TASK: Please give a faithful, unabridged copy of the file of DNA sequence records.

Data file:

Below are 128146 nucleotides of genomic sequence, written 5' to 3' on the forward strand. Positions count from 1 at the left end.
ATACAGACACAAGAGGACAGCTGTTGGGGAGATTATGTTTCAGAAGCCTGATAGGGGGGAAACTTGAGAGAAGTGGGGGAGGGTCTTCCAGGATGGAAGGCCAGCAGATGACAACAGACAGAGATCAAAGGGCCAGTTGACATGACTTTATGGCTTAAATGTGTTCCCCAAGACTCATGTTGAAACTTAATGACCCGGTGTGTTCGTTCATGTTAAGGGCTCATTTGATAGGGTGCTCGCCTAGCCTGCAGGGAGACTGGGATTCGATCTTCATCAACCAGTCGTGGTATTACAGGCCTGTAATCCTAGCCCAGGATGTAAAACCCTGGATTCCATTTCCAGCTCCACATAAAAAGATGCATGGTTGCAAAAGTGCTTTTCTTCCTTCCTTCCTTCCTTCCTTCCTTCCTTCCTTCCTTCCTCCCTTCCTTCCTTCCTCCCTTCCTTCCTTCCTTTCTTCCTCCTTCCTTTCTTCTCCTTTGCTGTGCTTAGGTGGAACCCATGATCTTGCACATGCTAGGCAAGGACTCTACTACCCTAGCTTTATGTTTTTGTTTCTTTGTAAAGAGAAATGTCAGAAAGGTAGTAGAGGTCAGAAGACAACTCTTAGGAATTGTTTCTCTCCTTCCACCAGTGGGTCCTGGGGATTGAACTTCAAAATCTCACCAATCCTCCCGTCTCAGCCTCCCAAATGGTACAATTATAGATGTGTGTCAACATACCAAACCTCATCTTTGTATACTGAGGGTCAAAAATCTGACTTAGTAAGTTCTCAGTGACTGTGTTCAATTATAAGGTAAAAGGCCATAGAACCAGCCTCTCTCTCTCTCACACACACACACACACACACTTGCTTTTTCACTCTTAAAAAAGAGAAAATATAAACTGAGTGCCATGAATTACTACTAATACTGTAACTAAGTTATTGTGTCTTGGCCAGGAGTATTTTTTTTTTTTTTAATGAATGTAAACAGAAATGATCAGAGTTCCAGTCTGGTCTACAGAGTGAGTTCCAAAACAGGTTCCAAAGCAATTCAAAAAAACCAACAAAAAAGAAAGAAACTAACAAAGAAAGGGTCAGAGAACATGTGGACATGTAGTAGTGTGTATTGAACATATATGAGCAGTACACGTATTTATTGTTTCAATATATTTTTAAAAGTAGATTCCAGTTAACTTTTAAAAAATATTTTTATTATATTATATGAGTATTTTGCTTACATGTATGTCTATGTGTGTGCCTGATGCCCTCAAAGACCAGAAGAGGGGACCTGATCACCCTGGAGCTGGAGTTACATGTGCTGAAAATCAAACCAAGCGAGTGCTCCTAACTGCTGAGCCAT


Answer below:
Below are 128146 nucleotides of genomic sequence, written 5' to 3' on the forward strand. Positions count from 1 at the left end.
ATACAGACACAAGAGGACAGCTGTTGGGGAGATTATGTTTCAGAAGCCTGATAGGGGGGAAACTTGAGAGAAGTGGGGGAGGGTCTTCCAGGATGGAAGGCCAGCAGATGACAACAGACAGAGATCAAAGGGCCAGTTGACATGACTTTATGGCTTAAATGTGTTCCCCAAGACTCATGTTGAAACTTAATGACCCGGTGTGTTCGTTCATGTTAAGGGCTCATTTGATAGGGTGCTCGCCTAGCCTGCAGGGAGACTGGGATTCGATCTTCATCAACCAGTCGTGGTATTACAGGCCTGTAATCCTAGCCCAGGATGTAAAACCCTGGATTCCATTTCCAGCTCCACATAAAAAGATGCATGGTTGCAAAAGTGCTTTTCTTCCTTCCTTCCTTCCTTCCTTCCTTCCTTCCTTCCTTCCTCCCTTCCTTCCTTCCTCCCTTCCTTCCTTCCTTTCTTCCTCCTTCCTTTCTTCTCCTTTGCTGTGCTTAGGTGGAACCCATGATCTTGCACATGCTAGGCAAGGACTCTACTACCCTAGCTTTATGTTTTTGTTTCTTTGTAAAGAGAAATGTCAGAAAGGTAGTAGAGGTCAGAAGACAACTCTTAGGAATTGTTTCTCTCCTTCCACCAGTGGGTCCTGGGGATTGAACTTCAAAATCTCACCAATCCTCCCGTCTCAGCCTCCCAAATGGTACAATTATAGATGTGTGTCAACATACCAAACCTCATCTTTGTATACTGAGGGTCAAAAATCTGACTTAGTAAGTTCTCAGTGACTGTGTTCAATTATAAGGTAAAAGGCCATAGAACCAGCCTCTCTCTCTCTCACACACACACACACACACACTTGCTTTTTCACTCTTAAAAAAGAGAAAATATAAACTGAGTGCCATGAATTACTACTAATACTGTAACTAAGTTATTGTGTCTTGGCCAGGAGTATTTTTTTTTTTTTTAATGAATGTAAACAGAAATGATCAGAGTTCCAGTCTGGTCTACAGAGTGAGTTCCAAAACAGGTTCCAAAGCAATTCAAAAAAACCAACAAAAAAGAAAGAAACTAACAAAGAAAGGGTCAGAGAACATGTGGACATGTAGTAGTGTGTATTGAACATATATGAGCAGTACACGTATTTATTGTTTCAATATATTTTTAAAAGTAGATTCCAGTTAACTTTTAAAAAATATTTTTATTATATTATATGAGTATTTTGCTTACATGTATGTCTATGTGTGTGCCTGATGCCCTCAAAGACCAGAAGAGGGGACCTGATCACCCTGGAGCTGGAGTTACATGTGCTGAAAATCAAACCAAGCGAGTGCTCCTAACTGCTGAGCCAT